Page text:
Borough Press €16.99
Susie Steiner’s third Manon Bradshaw novel is as funny as it is shocking, as thought-provoking as it is topical. Prompted by a real-life news story about a Cambridgeshire modern-day slavery racket, it’s a social commentary as well as a police procedural, in addition to being at moments a rather dispiriting evaluation of modern-day marriage.
While walking her toddler son in the local park, Manon discovers the body of a young man hanging from a tree. There’s a note pinned to the body saying “The dead cannot speak.” The young man is identified as Lukas Balsys, an immigrant from Lithuania. He had been working on a chicken farm, housed in a filthy, overcrowded rental and his passport and money remained the property of a Lithuanian gang boss, along with the passports and money belonging to all of Lukas’ colleagues.
As Manon heads up this grim investigation she finds there’s also trouble at home. Her partner is diagnosed with cancer and, as she examines the course of their relationship, she’s left feeling decidedly guilty about how much she has taken him for granted. (Although some of the most amusing passages in the book are about the institution that is modern marriage!)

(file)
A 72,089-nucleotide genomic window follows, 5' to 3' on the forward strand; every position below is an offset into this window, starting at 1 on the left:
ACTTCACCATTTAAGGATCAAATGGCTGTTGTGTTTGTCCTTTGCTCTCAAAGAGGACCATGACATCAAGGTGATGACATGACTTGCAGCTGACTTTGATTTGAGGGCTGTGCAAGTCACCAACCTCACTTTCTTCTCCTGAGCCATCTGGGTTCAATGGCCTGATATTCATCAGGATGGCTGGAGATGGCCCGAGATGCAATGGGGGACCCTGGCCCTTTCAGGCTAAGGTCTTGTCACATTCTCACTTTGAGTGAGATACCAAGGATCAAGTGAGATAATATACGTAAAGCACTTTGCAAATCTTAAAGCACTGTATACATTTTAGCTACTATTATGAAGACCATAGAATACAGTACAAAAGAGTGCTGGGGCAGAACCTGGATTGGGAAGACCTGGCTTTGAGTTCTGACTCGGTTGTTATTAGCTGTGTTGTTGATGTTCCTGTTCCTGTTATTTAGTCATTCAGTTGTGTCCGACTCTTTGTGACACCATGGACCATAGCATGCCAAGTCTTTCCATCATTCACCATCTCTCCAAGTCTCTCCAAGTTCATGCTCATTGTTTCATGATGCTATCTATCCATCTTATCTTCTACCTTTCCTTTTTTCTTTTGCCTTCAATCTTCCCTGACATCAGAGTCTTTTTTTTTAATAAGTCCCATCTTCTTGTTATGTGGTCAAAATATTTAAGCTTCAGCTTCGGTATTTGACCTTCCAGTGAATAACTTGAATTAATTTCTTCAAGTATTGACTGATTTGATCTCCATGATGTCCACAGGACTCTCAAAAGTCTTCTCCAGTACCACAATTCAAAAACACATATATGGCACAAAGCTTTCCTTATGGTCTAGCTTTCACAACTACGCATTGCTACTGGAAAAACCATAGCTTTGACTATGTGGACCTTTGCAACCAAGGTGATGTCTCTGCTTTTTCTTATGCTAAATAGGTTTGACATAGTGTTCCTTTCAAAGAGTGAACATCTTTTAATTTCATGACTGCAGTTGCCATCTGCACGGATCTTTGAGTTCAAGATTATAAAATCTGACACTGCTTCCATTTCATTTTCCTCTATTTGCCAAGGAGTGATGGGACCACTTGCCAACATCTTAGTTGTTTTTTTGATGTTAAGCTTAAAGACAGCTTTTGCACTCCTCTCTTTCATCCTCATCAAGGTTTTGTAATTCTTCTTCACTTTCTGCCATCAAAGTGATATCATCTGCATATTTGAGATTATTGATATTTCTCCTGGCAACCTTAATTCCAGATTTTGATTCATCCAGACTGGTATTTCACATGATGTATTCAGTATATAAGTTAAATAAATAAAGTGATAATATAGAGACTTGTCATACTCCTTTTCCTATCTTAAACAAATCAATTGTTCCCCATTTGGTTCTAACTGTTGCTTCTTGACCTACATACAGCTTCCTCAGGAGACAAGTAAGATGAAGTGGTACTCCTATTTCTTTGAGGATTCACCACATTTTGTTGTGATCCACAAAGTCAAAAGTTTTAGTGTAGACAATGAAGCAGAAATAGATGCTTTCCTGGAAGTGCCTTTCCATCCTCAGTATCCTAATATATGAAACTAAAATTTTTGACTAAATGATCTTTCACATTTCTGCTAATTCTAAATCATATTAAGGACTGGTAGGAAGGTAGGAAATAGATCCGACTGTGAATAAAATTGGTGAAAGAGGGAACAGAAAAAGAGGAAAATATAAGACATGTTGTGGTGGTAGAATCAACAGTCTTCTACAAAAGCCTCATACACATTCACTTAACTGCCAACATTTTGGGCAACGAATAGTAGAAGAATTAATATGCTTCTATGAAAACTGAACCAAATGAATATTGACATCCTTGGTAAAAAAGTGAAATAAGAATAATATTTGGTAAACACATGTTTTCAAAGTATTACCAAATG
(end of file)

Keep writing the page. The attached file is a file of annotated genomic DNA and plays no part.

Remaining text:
While Manon digs deeper into the murder investigation, she comes up against a seething and particularly vociferous lobby of UKIP thugs, who don’t view the murder of a “foreigner” as anything to complain about. Welcome to the Britain of Boris Johnson.
In an intricate and finely-honed story, Steiner has much to say about a plethora of issues, not least how difficult it is to make progress in one’s career as a working mother. With much more meat on its bones than many other novels in the same genre, it’s an intriguing and often disturbing read, lightened by Manon’s dry and distinctive wit. I enjoyed it immensely.